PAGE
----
You haven’t really seen Nepal if you haven’t trekked the Manaslu Circuit

Manaslu Circuit Treks are lesser-known treks in north-central Nepal that circle the world’s eighth highest mountain - Mount Manaslu (8,163m). The trek areas are remote, but as the tourism infrastructures are at the right places, you will not need to bring tents or food. So, what makes Manaslu Circuit treks desirable and fulfilling? Let us have a look.


  • Less crowded trails
    Manaslu Circuit Trail

Manaslu trek trails are less crowded than other well-known treks, such as Everest Base Camp, or Annapurna Circuit treks. Moreover, this region is comparatively less developed, making it less accessible. However, these downsides are precisely the strengths of the Manaslu trek for those who want to avoid the crowds while enjoying the views of Himalayan peaks up close. There are other advantages - by trekking in the less frequented areas, you will be aiding in the local economy. Traveling on less crowded routes adds a sense of adventure to the trek. Further, you will get more time to observe nature and connect with the wilderness.


  • Stunning snow peaks

The Himalayas are home to some of the most breathtaking landscapes. To travel to the vicinity of the high snow peaks, you will get to experience towering hills and mountains, lush forests, and picturesque valleys. In a way, trekking to the Himalayas is not one continuous experience but a series of experiences, that can challenge, inspire and awe you at once. 

If you are a mountain person who wants to savor the views of some of the tallest snow peaks, the Manaslu trek will not disappoint you. From the trails, you can enjoy the views of Manaslu (8,163m), Annapurna (8,091m), Dhaulagiri (8,167m), Himalchuli (7,893m), Lamjung Himal (6,983m), Thulagi Chuli ( 7,059m) and Ganesh Himal range.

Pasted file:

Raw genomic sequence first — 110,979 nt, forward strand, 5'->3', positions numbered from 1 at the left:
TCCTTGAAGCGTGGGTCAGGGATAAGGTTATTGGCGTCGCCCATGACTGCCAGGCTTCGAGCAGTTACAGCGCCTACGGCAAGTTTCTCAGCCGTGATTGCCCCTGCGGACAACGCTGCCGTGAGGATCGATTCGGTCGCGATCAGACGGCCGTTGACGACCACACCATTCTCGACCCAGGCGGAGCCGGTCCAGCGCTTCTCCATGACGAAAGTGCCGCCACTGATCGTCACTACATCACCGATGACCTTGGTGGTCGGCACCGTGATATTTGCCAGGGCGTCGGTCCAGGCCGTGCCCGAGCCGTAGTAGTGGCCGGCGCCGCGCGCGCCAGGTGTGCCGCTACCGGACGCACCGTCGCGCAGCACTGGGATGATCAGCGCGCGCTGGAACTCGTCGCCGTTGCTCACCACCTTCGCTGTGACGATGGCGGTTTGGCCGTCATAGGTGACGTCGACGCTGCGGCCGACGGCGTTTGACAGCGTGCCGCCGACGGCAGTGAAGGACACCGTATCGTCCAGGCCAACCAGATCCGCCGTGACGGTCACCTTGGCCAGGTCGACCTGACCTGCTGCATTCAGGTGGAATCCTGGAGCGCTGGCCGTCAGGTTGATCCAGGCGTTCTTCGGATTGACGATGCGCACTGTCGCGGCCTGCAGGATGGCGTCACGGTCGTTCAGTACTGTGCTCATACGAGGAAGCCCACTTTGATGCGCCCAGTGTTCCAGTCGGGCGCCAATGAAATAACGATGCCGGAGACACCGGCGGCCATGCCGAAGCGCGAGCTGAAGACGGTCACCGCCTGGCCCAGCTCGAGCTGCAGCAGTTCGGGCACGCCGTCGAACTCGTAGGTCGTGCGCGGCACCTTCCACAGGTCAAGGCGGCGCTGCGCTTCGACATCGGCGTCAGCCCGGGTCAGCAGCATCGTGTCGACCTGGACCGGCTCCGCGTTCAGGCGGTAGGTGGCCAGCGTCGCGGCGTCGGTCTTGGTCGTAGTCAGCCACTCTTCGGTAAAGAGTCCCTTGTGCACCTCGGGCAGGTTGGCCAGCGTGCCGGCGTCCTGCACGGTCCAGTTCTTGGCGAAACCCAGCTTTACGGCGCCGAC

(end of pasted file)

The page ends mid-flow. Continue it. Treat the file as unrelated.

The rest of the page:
• Authentic traditional villages
A village in Manaslu Region


Manaslu circuit trek takes you through some of the most remote parts of Nepal, hardly touched by modern influences. Around 7,000 people live in the Manaslu Protected Area, and Gurungs are the dominant ethnicity. 

If you want to observe the traditional human settlements, you can trek to the Tsum Valley, immersed in Buddhist influences. According to mythology, the Buddhist master Guru Milarepa meditated in this valley, and he would teach the locals in this village. Hence, in this valley, you will find several Buddhist monuments. The Rachen Nunnery, Mu Monastery, and Gumba Lungdang Nunnery are especially famous. A huge clay statue of Guru Milarepa is one of the major attractions of the valley.

As you travel through the ethnic villages in the Manaslu circuit, you will get glimpses of life - very different from yours. You will also gain a deeper understanding of foreign cultures and traditions. Moreover, your presence also aids the economic development in these regions. 

  • Mt. Manaslu Base Camp (MBS)

Manaslu means “the mountain of the spirit” in Nepali, and Manaslu was successfully climbed by a Japanese expedition in 1956, three years later than the successful ascent of Everest. The first climbers were Toshio Imanishi and Gyalzen Norbu. Roughly, around 1200 people have made it to the top of Manaslu till now. While on the Manaslu circuit, you can reach Manaslu Base Camp at 4,800m. From the base camp, you can see glorious views of Himlung Himal, Hiunchuli, Ngadi, Cheo Himal, Kanguru, Siringi, Ganesh Himal, and Annapurna II.